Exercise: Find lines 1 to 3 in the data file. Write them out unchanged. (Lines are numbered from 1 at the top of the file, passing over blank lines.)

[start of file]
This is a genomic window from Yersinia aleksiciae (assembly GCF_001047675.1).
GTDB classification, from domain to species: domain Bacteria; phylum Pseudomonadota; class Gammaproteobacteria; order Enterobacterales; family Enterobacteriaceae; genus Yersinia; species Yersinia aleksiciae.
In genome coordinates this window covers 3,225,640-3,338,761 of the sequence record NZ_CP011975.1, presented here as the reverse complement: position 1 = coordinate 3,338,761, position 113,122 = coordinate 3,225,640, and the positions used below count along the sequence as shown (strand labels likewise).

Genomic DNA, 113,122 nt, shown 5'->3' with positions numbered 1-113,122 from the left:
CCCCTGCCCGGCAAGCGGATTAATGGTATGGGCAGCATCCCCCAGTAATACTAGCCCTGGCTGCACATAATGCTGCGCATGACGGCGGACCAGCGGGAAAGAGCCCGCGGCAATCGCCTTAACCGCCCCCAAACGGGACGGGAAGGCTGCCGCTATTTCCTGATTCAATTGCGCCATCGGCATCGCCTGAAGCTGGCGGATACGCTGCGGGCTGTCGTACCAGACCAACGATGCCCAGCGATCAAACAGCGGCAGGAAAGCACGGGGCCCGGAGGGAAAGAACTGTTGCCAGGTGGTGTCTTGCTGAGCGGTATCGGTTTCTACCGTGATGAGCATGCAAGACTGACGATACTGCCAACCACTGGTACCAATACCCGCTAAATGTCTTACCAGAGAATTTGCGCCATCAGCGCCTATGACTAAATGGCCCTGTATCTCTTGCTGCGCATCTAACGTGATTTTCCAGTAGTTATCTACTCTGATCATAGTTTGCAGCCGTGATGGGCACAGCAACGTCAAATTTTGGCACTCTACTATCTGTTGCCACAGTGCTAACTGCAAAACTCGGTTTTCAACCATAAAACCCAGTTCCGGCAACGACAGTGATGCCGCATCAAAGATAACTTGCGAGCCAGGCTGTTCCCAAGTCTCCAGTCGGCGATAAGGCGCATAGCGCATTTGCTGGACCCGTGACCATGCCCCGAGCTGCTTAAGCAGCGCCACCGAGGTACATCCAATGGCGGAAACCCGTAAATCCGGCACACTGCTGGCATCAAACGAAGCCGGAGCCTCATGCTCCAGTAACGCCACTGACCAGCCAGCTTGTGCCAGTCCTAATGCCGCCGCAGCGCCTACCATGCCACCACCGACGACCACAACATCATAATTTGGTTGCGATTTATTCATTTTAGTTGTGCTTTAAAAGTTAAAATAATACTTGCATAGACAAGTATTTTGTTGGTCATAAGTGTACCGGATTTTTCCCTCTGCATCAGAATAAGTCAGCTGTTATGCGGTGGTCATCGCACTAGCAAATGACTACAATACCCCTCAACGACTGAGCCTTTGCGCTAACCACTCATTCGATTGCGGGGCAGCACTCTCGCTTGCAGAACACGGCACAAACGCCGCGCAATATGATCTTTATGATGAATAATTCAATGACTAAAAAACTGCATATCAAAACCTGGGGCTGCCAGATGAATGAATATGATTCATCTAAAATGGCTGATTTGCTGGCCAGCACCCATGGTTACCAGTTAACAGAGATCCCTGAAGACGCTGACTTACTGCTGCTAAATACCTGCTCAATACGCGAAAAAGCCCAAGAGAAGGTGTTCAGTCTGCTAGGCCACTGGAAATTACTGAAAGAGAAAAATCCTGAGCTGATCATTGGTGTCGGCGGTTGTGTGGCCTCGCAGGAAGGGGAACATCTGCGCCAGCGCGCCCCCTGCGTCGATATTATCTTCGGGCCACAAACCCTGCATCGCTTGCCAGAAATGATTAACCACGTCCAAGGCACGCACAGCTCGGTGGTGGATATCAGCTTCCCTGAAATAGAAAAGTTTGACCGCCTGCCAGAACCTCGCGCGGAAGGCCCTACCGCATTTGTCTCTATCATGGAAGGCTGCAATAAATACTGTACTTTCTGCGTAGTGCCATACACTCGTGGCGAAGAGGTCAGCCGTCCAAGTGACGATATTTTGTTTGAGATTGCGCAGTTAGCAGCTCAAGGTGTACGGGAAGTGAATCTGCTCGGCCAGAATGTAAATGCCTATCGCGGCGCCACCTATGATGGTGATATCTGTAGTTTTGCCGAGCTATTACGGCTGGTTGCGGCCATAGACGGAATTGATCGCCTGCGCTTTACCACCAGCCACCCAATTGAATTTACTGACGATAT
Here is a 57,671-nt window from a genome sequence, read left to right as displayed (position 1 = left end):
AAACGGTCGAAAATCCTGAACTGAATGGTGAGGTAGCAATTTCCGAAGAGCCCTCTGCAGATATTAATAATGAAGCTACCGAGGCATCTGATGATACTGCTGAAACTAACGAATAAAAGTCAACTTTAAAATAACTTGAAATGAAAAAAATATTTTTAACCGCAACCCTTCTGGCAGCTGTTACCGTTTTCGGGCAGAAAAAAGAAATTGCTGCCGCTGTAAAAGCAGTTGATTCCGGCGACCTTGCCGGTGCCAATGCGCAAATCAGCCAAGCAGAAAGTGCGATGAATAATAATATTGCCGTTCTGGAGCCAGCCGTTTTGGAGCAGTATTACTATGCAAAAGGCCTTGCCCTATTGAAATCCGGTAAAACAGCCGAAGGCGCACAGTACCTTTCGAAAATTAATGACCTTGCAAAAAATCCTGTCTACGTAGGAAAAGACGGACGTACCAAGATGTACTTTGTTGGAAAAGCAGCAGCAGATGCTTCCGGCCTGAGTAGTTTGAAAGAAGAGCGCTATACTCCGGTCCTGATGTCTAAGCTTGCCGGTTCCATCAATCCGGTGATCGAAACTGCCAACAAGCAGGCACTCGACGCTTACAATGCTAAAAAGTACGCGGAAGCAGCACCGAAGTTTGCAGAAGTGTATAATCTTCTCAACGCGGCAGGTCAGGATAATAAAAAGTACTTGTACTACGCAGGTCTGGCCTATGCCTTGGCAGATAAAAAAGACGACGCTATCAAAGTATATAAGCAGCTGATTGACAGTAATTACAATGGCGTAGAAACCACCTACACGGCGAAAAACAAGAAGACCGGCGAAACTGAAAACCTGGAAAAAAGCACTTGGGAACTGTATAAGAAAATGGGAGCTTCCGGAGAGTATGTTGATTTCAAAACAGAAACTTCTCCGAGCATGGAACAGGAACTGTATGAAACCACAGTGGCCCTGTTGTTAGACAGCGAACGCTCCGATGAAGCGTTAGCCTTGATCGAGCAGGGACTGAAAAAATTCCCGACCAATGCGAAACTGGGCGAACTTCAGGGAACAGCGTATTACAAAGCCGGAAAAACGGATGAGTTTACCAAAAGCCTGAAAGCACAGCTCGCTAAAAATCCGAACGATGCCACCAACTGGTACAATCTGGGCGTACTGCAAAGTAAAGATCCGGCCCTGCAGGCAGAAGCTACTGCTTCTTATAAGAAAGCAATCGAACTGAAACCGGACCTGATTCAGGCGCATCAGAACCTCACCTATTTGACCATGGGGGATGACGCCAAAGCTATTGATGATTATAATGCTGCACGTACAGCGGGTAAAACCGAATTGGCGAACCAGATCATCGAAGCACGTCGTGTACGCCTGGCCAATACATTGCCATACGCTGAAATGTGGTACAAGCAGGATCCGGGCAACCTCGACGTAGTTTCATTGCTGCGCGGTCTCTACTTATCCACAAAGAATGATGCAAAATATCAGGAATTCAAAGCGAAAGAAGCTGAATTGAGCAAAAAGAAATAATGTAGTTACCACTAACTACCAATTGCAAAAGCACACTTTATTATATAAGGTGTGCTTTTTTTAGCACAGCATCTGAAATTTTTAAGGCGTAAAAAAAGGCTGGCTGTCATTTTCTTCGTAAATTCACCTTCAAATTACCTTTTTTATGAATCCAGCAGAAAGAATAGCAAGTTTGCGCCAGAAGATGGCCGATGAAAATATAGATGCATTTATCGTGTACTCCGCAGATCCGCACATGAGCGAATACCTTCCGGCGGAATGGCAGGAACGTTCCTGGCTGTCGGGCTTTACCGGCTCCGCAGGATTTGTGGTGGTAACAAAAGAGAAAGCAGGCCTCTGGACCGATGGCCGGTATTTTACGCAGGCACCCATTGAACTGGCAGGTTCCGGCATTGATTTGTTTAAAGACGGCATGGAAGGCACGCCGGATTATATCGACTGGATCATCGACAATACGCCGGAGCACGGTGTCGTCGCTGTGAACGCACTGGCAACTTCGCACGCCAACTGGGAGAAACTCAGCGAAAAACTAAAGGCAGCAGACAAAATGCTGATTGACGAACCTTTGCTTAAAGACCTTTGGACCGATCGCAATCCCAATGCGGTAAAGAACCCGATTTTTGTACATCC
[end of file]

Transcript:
This is a genomic window from Yersinia aleksiciae (assembly GCF_001047675.1).
GTDB classification, from domain to species: domain Bacteria; phylum Pseudomonadota; class Gammaproteobacteria; order Enterobacterales; family Enterobacteriaceae; genus Yersinia; species Yersinia aleksiciae.
In genome coordinates this window covers 3,225,640-3,338,761 of the sequence record NZ_CP011975.1, presented here as the reverse complement: position 1 = coordinate 3,338,761, position 113,122 = coordinate 3,225,640, and the positions used below count along the sequence as shown (strand labels likewise).